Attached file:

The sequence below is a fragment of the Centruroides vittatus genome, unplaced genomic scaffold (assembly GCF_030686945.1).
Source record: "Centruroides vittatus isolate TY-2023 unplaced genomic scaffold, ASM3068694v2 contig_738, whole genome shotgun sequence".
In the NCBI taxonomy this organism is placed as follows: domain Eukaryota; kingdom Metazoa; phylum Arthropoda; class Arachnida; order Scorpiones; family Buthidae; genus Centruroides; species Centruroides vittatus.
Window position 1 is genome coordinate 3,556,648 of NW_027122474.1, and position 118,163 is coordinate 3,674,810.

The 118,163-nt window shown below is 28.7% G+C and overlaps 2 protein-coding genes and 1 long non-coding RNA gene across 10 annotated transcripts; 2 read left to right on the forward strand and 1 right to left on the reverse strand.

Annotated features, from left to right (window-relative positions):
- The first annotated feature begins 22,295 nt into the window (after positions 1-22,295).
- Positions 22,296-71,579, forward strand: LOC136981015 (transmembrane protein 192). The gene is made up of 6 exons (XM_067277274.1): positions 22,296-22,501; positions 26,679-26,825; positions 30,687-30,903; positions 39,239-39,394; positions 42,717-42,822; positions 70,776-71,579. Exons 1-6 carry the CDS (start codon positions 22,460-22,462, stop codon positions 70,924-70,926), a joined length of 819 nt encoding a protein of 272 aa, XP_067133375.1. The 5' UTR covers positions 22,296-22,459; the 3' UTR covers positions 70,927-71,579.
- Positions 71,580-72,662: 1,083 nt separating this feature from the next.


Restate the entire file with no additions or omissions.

The sequence below is a fragment of the Centruroides vittatus genome, unplaced genomic scaffold (assembly GCF_030686945.1).
Source record: "Centruroides vittatus isolate TY-2023 unplaced genomic scaffold, ASM3068694v2 contig_738, whole genome shotgun sequence".
In the NCBI taxonomy this organism is placed as follows: domain Eukaryota; kingdom Metazoa; phylum Arthropoda; class Arachnida; order Scorpiones; family Buthidae; genus Centruroides; species Centruroides vittatus.
Window position 1 is genome coordinate 3,556,648 of NW_027122474.1, and position 118,163 is coordinate 3,674,810.

The 118,163-nt window shown below is 28.7% G+C and overlaps 2 protein-coding genes and 1 long non-coding RNA gene across 10 annotated transcripts; 2 read left to right on the forward strand and 1 right to left on the reverse strand.

Annotated features, from left to right (window-relative positions):
- The first annotated feature begins 22,295 nt into the window (after positions 1-22,295).
- Positions 22,296-71,579, forward strand: LOC136981015 (transmembrane protein 192). The gene is made up of 6 exons (XM_067277274.1): positions 22,296-22,501; positions 26,679-26,825; positions 30,687-30,903; positions 39,239-39,394; positions 42,717-42,822; positions 70,776-71,579. Exons 1-6 carry the CDS (start codon positions 22,460-22,462, stop codon positions 70,924-70,926), a joined length of 819 nt encoding a protein of 272 aa, XP_067133375.1. The 5' UTR covers positions 22,296-22,459; the 3' UTR covers positions 70,927-71,579.
- Positions 71,580-72,662: 1,083 nt separating this feature from the next.